Wednesday, June 14, 2006

Law and Disorder, Dahr Jamail & Amy Goodman on Falluja, the death of two Iraqi women, Ramadi and more, and Jason Leopold

"Scheduled outage" is the first thing I see when I log in. It's tomorrow morning (and will probably effect C.I.'s Iraq snapshot) but hopefully that doesn't mean trouble tonight. Rebecca was really upset last night (read her "jason" and you'll know why). She called and said she knew I was probably about to post and with the time difference between us, she knew it wouldn't be too late. She tried to get off the phone after a few minutes to let me post and I told her I'd already put up the announcement while we were talking. Friends are more important.

On the subject of Jason Leopold, too bad that no one else ever got anything wrong, right? I don't know a show I've watched or listened to or paper or magazine I've read that hasn't gotten something wrong before. I don't think he said, "Let me figure out how to be called a liar . . ." I think he either got tricked or Patrick Fitzgerald lost his nerve. Considering how long he's been working on the Valerie Plame case and how little he has to show for it (plus some news on his other cases), no big surprise if he lost his nerve. In fact, if I'm not mistaken, Robert Parry wrote something about that right after the Scooter Libby indictment.

It must be wonderful to never be wrong. I imagine. I wouldn't know because I've been wrong before. Everyone can be. The whole we'll now shun him is nonsense. I guess it made for good fund raising (that's my comment, not Rebecca's, all comments here are mine unless I say otherwise)? It must be nice being a "brave" voice whose only bravery is in acting like someone misled you. If Jason Leopold was wrong, a lot of people are guilty.

We highlighted his story when we saw it at The Third Estate Sunday Review. When it was tossed out, C.I. said, "Uh-uh." C.I. got on the phone and called around. There was no one else willing to say it was true (journalist) that C.I. spoke to. Which is why the title of that editorial is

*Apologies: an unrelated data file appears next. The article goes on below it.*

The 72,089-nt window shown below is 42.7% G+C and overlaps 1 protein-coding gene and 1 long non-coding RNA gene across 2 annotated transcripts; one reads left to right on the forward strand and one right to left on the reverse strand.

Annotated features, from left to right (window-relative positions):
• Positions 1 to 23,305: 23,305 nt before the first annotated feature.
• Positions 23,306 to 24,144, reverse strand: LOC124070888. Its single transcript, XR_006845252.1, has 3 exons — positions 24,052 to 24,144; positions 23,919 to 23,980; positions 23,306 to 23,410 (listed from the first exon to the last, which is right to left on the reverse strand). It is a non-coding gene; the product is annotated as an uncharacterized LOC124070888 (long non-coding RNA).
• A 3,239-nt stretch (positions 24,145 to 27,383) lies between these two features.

"Editorial: Could it be true? Rove indicted?" and why the title reflects the tone. It's why C.I. wrote "The web today, just nuts (borrowing from Isaiah)" which was in response to all the attacks that were starting on Jason Leopold:

If you missed the editorial at The Third Estate Sunday Review, Jason Leopold has reported on an indictment of Karl Rove in the Plamegate case. (Click here to go to his Saturday report.) Rebecca phoned earlier and you can read her take here. I've heard from my friends (the ones who are in journalism) that: a) it's completely true and coming soon; b) they have accepted the official word (no indictment) as truth; c) "What do you know?"On the latter, nothing. I have no friends in the Special Counsel (Patrick Fitgerald) office.
Those who think it's true think it will break soon. My own guess (mine, not anyone I spoke to) would be that if it broke (this week) it would break either during the hearings tomorrow (to take heat off of Michael Hayden -- remember, they will be broadcast live, I'll note the details at the bottom of the post) or on Friday. That's when Scooter Libby's indictment was announced.
What if it doesn't break? What if it's not true? Again, I know no one in Fitzgerald's office and Karl Rove's still mad at me for selling him on the salsa diet -- telling him he could continue to eat everything he wanted and, as long as he topped it with salsa, he wouldn't gain a pound. (I'm joking on the Rove comment. I don't know Karl Rove.)
If it's not true, then it's not true.
But there is some sort of a drive/push to turn on Jason Leopold. Not from the right, but from some on the left and the supposed left. If it's not true then his sources burned him. That does happen. It happens at networks and at papers. It happens in the mainstream media and in independent media. Good reporters get burned, bad reporters get burned.